We are living in a world desperate for validation and our kids are at the very front of the line-the neediest.
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PeacefulMom

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« Reply #23 on: July 18, 2019, 03:39:15 PM »

LP and others,
I don’t visit the message boards very often – and even when I do, I rarely post anything.  My situation is becoming more dire with my DS36, now again living with me.  I have so many thoughts and experiences similar to yours and others.
 
Your posts meant so much to me, as some of what you said resonated.  Having been through years of trying and realizing that what you did wasn’t working, the fact that you finally went with your gut really touched me.  (Over past years, the few people I have talked with about my situation would just say things like “throw him out!”  I knew he wouldn’t be able to survive this, as he is barely functioning.  He was in school, but hasn’t held down a job for years.  Coming to these boards has helped me realize I’m not crazy in my enduring attempts to help him when others just say I’m enabling.  The discussion around expectations and reading about the spectrum of functionality also helped me see that I need to shift my perspective, as I have long assumed that with the right approach and help he can get his act together.)

Although at his core he is loving, my son has a violent temper, has been abusive while living with me for many years, and has more than once damaged entire walls and broken doors when angry – also coming at me violently a number of times.  I made him leave last fall after a particularly violent episode and he stayed with his Dad nearby (whom he saw abuse me when he was a child).  He is now living with me again on trial (while my ex has company).  Already he is reverting to hiding in his room, escaping to video games (I wonder how many BPDs have internet addictions?), and being very oppositional and angry when I ask anything where he thinks I’m telling him how to live his life.  He has also now refused to go to a newly found therapist, although he takes his meds.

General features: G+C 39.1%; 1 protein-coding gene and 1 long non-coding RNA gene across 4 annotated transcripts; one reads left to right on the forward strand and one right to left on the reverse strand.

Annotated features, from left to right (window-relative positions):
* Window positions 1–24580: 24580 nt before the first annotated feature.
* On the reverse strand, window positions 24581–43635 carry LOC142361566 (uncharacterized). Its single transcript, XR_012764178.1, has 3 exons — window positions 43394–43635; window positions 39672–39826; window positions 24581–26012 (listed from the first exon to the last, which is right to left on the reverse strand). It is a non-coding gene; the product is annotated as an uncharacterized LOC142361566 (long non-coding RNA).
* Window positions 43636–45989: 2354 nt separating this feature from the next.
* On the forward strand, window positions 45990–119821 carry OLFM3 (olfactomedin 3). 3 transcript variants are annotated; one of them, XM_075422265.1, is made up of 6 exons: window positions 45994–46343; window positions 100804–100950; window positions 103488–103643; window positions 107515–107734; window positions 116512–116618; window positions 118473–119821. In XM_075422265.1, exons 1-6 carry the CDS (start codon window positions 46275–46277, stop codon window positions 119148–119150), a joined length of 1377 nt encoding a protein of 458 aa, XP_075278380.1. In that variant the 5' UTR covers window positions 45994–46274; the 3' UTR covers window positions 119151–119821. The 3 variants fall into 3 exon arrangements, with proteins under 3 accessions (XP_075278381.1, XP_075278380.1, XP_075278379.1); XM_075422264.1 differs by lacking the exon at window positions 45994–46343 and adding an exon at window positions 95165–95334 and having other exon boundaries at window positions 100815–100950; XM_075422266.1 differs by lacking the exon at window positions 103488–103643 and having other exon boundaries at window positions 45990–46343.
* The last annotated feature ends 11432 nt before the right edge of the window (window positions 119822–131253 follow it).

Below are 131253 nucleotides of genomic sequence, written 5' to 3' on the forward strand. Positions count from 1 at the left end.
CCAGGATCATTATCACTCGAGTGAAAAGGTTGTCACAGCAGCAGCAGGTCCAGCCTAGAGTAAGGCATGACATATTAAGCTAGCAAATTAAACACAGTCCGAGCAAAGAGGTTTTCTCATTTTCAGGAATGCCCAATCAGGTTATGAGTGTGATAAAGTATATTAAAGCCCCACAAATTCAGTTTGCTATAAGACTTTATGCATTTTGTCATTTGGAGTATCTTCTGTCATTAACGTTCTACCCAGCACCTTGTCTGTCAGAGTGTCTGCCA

After reading your post, and those of others on this thread, I was inspired to write a letter telling my son how much he means to me, how I want him to feel accepted and appreciated for the person he is (as I know how depressed he is and how much guilt he feels over our relationship).  I let him know how I want to do a better job in supporting and validating him, in listening, and in not pushing him to do things around my expectations.  I so wish that things will improve and turn around, as they did for you, when he feels mostly love and not always an undercurrent of encouragement and prodding in the hope he will begin to move forward.  I don’t want to feel I am always judging, and I need to stop enabling him financially while still supporting him living here as long as I can.  (The "room and board" with no expectations will be hard!)  I just don’t want to give up.

Thanks to you all! 
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Bluemoon23
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« Reply #24 on: July 18, 2019, 03:53:18 PM »

I am here too trying my best. To be supportive and not enabling. My son has disability money now for 2 years and a new therapist and hoping with all of that they can move out and find their own way doing things their own way. Sigh...so many of us have similar stories and yet each unique.

Stay strong and let's help each other navigate this in a way that's better for our kids and for us.